Trump Didn’t Vet VA Pick, and Now Misconduct Claims May Derail His Confirmation

If only there were some established process for vetting nominees. Photo: NICHOLAS KAMM/AFP/Getty Images

When President Trump announced in a tweet last month that he’d fired Veterans Affairs Secretary David Shulkin and intended to replace him with Rear Admiral Ronny Jackson, the White House physician, many suggested this was an unwise move — and not just because Trump’s physician did not appear to have any experience that would prepare him to modernize an agency that employs 370,000 people.

In a New York Times op-ed, Norm Eisen, Obama’s former ethics czar, and Bandy X. Lee, a forensic psychiatrist at the Yale School of Medicine, said Trump was taking a big risk by announcing the nomination without properly vetting Jackson first:

One of us worked (just down the hall from Dr. Jackson, actually) on vetting hundreds of senior administration officials. Very presentable and capable individuals — sometimes even those with existing security clearances — are sometimes disqualified by the rigorous personnel investigations that are normally undertaken for cabinet positions. Such cabinet-level vets complement but are more thorough than a typical pre-existing security clearance, and can uncover conflicts, misdeeds or other disqualifying information.

They said they did not mean to suggest vetting would “uncover anything improper” about Jackson, but as it turns out, his confirmation hearing was just postponed over questions about his qualifications and conduct, which would have come up during that process.

Most veterans groups declined to give Jackson a strong endorsement, and in recent days even Republicans who sit on the Senate Veterans’ Affairs Committee began expressing concerns about his qualifications. Over the weekend Axios alluded to other issues, reporting, “the White House is also aware of specific concerns about Jackson’s professional conduct in the Navy that have been taken to Jon Tester in his capacity as ranking member of the Senate Veterans’ Affairs Committee.”

Late on Monday, two days before Jackson was set to testify before the committee, White House and congressional aides said the hearing had been postponed indefinitely. According to CBS News, in recent days current and former White House medical staff shared concerns about Jackson’s behavior with the office of Senator Tester:

Sources familiar with the tales say that Tester’s staff is reviewing multiple allegations of a “hostile work environment.” The accusations include “excessive drinking on the job, improperly dispensing meds,” said one of the people familiar, who was granted anonymity to speak frankly about the situation. The other people familiar with the stories also confirmed those details.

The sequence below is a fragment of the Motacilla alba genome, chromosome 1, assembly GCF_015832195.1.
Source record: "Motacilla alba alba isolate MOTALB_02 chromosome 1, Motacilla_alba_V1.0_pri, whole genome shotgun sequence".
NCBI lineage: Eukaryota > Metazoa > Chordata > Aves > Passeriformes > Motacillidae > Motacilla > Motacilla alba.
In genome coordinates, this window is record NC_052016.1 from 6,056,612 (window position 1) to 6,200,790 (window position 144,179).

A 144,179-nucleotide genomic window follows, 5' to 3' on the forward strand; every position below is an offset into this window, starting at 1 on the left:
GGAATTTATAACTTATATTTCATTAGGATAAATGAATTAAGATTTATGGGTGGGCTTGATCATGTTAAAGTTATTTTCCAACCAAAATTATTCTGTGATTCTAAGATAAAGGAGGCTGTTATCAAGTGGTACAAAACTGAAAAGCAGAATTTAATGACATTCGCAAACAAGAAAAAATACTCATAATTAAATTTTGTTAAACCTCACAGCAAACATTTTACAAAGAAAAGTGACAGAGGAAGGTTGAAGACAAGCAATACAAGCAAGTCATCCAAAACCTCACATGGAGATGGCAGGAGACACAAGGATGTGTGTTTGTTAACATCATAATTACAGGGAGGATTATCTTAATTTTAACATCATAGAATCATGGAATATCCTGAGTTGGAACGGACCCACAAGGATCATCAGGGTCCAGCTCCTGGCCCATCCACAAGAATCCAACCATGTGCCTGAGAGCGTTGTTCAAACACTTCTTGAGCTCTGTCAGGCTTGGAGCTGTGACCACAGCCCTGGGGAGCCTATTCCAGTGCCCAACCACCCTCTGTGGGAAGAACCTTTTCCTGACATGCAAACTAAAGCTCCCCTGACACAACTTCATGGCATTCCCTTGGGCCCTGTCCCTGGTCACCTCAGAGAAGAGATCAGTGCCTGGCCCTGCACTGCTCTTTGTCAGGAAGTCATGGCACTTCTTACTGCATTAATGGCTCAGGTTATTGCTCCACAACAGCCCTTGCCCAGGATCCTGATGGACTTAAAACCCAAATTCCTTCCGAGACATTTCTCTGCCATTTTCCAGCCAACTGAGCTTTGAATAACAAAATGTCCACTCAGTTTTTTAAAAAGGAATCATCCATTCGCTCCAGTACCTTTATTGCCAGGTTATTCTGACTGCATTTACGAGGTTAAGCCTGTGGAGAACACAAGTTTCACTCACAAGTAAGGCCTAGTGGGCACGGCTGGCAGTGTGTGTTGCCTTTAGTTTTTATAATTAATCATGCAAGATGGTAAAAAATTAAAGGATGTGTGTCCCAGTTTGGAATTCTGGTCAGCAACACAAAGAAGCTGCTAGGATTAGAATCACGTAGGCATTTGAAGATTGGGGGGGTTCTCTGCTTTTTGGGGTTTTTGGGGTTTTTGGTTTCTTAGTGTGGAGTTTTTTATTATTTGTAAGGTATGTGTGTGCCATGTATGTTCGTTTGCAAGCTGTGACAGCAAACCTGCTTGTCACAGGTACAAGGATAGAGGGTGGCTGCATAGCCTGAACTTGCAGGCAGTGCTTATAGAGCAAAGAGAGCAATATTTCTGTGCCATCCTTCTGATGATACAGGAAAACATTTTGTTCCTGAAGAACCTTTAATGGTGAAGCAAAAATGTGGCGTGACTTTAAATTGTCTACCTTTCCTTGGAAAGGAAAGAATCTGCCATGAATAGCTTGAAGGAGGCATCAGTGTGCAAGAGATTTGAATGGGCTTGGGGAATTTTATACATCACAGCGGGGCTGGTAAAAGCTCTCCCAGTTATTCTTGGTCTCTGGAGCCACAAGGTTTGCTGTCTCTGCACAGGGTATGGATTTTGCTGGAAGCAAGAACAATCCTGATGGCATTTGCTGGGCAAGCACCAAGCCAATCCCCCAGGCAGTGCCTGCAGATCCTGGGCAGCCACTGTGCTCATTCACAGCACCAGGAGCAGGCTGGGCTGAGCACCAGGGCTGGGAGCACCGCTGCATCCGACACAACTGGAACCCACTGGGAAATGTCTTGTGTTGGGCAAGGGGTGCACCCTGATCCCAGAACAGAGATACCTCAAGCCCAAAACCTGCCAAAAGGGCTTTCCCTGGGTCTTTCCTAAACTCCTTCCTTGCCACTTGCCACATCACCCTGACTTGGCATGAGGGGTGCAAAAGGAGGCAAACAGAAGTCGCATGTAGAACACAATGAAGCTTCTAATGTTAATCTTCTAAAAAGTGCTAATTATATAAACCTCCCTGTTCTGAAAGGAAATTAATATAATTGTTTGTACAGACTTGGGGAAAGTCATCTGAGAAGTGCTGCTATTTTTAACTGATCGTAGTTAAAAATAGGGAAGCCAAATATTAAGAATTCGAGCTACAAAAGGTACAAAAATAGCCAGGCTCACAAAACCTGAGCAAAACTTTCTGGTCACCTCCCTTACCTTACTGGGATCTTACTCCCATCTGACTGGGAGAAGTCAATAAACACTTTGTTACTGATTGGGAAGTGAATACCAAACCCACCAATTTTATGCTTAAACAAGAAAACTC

Jackson has worked as White House physician under the last three administrations, and previously served as an emergency trauma doctor in Iraq. He was seen as someone well-liked by both Republicans and Democrats, and prior to this year he’d only received press coverage when he treated a girl who was bit by one of the Obamas’ dogs.

Then in January, Jackson gave Trump his highly anticipated physical, and declared the sedentary 71-year-old’s health “excellent,” repeating the term eight times during a press conference. He attributed this to Trump’s “incredibly good genes,” and claimed, “if he had a healthier diet over the last 20 years, he might live to be 200 years old.” Jackson’s fawning and at time unscientific description of Trump’s health was widely criticized. “I was alarmed — not about the president’s health, but the doctor’s,” quipped the Washington Post’s Dana Milbank.

Senators were vague on Monday night about their reasons for delaying Jackson’s confirmation hearing.

“I can tell you we’re vetting out Jackson,” Tester said. “I can’t get into specifics, but we’re doing our job to make sure he’s fit for the job.”

Lawmakers were also hesitant to confirm the nature of the claims against Jackson. “We need to know if allegations raised by others may have some factual basis. That’s the process of vetting that has to occur,” said Senator Richard Blumenthal, after emerging from a meeting with fellow Democrats on the committee.

The White House has yet to publicly comment on the matter, but the Post reported that three administration officials said they’re worried Jackson’s nomination is in peril. At the very least, the incident shows why it’s best for both Trump and his nominees if they’re fully vetted before the president announces his picks — though with everyone in the Presidential Personnel Office busy “icing” each other, that may be a tall order.

Misconduct Claims May Derail Confirmation of Trump’s VA Pick